name of a sorting algorithm

Ian Kelly ian.g.kelly at gmail.com
Tue Feb 14 21:59:00 CET 2012

```On Tue, Feb 14, 2012 at 11:10 AM, Jabba Laci <jabba.laci at gmail.com> wrote:
> Hi,
>
>> Either you're misremembering, or the algorithm you programmed 43 years
>> ago was not actually bubble sort.  Quoting from Wikipedia:
>>
>> """
>> Bubble sort, also known as sinking sort, is a simple sorting algorithm
>> that works by repeatedly stepping through the list to be sorted,
>> comparing each pair of adjacent items and swapping them if they are in
>> the wrong order. The pass through the list is repeated until no swaps
>> are needed, which indicates that the list is sorted. The algorithm
>> gets its name from the way smaller elements "bubble" to the top of the
>> list.
>> """
>
> I don't agree with the last sentence. During bubble sort, in the 1st
> pass the largest element is moved to the top (for me "top" means the
> right side (end) of an array). Thus the end of the array is sorted. In
> the 2nd pass, the largest element of the unsorted left part is moved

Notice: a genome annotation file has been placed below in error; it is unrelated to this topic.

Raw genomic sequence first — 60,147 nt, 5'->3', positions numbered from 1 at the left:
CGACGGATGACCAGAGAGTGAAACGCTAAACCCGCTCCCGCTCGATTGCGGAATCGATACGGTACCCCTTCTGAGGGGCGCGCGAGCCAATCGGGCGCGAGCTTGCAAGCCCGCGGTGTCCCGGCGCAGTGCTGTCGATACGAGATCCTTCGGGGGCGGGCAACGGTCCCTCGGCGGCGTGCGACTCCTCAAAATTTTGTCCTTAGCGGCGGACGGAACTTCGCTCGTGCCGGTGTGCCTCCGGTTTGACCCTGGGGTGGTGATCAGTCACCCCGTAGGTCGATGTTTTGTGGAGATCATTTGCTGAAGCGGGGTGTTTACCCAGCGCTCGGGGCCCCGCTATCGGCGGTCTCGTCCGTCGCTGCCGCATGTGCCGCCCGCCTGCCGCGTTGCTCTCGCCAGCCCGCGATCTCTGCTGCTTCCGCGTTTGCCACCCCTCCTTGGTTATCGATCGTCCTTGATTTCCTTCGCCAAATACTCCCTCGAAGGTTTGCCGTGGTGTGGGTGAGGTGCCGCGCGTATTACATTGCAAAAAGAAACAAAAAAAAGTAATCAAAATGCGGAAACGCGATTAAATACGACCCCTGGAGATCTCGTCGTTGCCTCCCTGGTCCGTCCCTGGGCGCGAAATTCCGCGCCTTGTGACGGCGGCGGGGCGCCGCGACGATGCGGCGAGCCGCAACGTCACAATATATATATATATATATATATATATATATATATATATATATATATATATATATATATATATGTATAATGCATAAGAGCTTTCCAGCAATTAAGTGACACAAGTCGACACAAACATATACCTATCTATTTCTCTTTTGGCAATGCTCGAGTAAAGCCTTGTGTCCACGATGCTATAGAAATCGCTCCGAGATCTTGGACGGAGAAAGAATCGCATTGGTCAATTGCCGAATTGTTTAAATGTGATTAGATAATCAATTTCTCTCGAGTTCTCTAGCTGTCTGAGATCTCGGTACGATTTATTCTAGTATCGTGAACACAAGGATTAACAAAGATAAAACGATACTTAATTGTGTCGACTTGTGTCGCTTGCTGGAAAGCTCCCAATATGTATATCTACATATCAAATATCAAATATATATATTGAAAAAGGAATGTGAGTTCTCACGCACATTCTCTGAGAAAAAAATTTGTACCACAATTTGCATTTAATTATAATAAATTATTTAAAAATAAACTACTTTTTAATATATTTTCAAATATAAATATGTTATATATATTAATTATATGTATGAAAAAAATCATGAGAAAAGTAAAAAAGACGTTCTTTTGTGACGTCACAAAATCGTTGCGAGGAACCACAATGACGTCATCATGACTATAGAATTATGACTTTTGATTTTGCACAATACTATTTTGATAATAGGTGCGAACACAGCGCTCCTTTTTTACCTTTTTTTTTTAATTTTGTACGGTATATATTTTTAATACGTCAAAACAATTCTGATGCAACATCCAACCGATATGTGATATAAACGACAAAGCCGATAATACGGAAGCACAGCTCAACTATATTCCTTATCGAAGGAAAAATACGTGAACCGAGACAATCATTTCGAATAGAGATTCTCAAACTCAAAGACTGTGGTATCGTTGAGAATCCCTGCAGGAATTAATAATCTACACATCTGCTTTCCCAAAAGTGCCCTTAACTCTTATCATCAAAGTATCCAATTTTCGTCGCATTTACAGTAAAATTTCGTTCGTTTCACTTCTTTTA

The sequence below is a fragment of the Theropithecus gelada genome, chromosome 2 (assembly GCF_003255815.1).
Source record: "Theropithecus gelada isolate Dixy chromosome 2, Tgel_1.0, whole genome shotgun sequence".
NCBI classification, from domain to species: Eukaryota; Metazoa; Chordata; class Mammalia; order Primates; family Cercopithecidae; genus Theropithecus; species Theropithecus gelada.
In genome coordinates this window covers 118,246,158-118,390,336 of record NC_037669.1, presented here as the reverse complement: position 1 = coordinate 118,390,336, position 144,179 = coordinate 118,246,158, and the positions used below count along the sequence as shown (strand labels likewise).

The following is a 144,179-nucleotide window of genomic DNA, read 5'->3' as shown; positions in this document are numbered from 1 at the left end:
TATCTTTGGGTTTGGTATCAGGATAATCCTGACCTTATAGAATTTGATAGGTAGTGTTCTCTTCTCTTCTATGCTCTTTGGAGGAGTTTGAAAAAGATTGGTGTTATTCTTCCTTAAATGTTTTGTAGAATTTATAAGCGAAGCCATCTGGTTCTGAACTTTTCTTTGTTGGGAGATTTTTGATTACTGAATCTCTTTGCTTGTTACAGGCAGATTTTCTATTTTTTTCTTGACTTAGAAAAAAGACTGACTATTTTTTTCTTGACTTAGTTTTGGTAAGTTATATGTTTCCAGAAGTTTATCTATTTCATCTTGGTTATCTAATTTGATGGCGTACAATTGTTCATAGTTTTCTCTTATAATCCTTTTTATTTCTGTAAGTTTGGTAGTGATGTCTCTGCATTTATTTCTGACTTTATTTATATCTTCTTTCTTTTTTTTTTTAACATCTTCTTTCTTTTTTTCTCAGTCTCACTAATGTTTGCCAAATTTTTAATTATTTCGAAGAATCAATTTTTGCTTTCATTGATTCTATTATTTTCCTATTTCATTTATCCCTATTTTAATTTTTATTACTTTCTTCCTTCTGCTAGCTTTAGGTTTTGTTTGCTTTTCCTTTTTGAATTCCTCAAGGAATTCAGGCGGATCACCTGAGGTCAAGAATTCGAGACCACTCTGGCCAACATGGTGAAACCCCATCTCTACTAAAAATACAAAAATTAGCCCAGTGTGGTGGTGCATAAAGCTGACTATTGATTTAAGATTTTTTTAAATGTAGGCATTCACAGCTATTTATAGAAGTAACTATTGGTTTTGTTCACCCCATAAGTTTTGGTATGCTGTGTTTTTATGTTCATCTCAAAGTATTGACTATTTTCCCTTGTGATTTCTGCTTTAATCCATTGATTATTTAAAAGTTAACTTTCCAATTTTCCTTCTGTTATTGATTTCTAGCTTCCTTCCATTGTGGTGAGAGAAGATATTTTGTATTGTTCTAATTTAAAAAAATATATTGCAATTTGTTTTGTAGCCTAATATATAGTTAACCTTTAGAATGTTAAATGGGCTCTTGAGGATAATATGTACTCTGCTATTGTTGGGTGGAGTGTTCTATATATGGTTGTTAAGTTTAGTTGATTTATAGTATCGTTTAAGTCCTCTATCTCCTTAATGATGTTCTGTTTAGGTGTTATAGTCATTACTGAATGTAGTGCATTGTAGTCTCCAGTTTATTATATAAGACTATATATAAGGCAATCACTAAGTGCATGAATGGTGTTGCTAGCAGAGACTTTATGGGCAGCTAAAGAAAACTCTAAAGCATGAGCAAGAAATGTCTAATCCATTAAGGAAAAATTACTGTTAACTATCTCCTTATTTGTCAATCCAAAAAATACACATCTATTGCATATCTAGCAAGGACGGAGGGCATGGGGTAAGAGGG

> to the end, etc. That is, it's the _larger_ elements that bubble to
> the top. At http://en.wikipedia.org/wiki/Bubble_sort you can find an
> animated gif that shows how the algorithm works.

I think that by "top" they mean "front".  Each largest element in turn
gets moved to the end in a single pass.  It is the smaller elements
gradually moving toward the front over many passes that I believe is
described as "bubbling", as can be seen in that gif.

> If the "noname" algorithm is called "selection sort", then its name
> can be misleading. One may ask "OK, but which one? Minimum or maximum
> selection sort?". Well, neither...

It is a minimum selection sort, because it selects the minimum element
on each pass.  It just stores the minimum element so far in-place in
the array, rather than in a separate variable.

```